New mechanisms of viral persistence in primary human immunodeficiency virus (HIV) infection

Details

Serval ID
serval:BIB_189901F3B08D
Type
Article: article from journal or magazin.
Publication sub-type
Review (review): journal as complete as possible of one specific subject, written based on exhaustive analyses from published work.
Collection
Publications
Institution
Title
New mechanisms of viral persistence in primary human immunodeficiency virus (HIV) infection
Journal
Journal of Biological Regulators and Homeostatic Agents
Author(s)
Soudeyns  H., Pantaleo  G.
ISSN
0393-974X (Print)
Publication state
Published
Issued date
06/1997
Volume
11
Number
1-2
Pages
37-9
Notes
Journal Article
Review --- Old month value: Jan-Jun
Abstract
Viruses, including the Human Immunodeficiency Virus (HIV), have evolved multiple strategies to overcome host immune defenses, allowing them to persist in the host. Molecular and cellular approaches were simultaneously used to provide sensitive and unbiased delineation of the diversity and dynamics of the immune response, and to study the relative compartimentalization of HIV-specific CTL clones in patients undergoing primary HIV infection. This approach revealed that some HIV-specific CTL clones can be deleted in presence of high levels of antigen, a phenomenon analogous to high-dose tolerance or clonal exhaustion described in murine models of persistent viral infections. Also, HIV-specific CTL clones were found to accumulate preferentially in peripheral blood as compared to lymph nodes, even though the large majority of viral replication during primary HIV infection takes place within lymph nodes. These two mechanisms may decrease the effectiveness of the host cell-mediated immune responses, and favor the establishment of virus persistence during primary HIV infection.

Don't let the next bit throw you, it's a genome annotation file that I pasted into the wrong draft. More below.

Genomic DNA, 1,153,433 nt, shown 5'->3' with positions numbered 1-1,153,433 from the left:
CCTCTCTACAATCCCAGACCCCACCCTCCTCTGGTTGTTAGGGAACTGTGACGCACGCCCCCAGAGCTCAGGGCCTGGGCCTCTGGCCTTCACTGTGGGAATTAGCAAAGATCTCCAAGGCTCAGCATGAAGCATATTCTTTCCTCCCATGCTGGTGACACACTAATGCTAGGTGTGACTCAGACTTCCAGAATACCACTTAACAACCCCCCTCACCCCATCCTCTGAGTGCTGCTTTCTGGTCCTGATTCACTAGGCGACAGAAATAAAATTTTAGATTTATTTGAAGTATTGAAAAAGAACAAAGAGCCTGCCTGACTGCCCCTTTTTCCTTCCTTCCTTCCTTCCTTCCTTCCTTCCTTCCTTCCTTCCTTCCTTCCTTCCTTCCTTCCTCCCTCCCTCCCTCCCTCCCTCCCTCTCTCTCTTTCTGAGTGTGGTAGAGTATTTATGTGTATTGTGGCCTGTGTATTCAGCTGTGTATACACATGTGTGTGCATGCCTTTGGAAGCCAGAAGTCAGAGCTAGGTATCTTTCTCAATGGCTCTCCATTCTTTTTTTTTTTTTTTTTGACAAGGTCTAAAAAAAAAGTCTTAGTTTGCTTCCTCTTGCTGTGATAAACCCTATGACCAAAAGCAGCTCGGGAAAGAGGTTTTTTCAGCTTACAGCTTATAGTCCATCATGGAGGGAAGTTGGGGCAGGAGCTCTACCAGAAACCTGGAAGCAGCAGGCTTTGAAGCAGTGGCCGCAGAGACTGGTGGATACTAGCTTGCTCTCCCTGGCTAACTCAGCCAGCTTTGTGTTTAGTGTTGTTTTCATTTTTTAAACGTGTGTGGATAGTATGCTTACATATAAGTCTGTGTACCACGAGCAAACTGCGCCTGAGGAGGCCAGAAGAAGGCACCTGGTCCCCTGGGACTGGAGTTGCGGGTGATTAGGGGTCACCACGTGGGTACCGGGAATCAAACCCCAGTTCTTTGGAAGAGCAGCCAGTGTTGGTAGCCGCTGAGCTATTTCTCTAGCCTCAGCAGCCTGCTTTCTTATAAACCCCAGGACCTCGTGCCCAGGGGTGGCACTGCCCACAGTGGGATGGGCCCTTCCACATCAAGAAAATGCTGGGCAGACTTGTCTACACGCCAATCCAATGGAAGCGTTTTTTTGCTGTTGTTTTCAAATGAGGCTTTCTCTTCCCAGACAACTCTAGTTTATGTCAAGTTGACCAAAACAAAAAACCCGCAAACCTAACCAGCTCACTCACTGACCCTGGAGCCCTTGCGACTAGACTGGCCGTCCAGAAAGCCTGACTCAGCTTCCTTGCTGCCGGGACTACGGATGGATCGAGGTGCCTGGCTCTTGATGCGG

Keywords
Animals Antigen Presentation *Cytotoxicity, Immunologic HIV Infections/*immunology *Hiv-1 Humans *Immunity, Cellular Mice T-Lymphocytes, Cytotoxic/*immunology
Pubmed
Web of science
Create date
25/01/2008 15:14
Last modification date
20/08/2019 12:49
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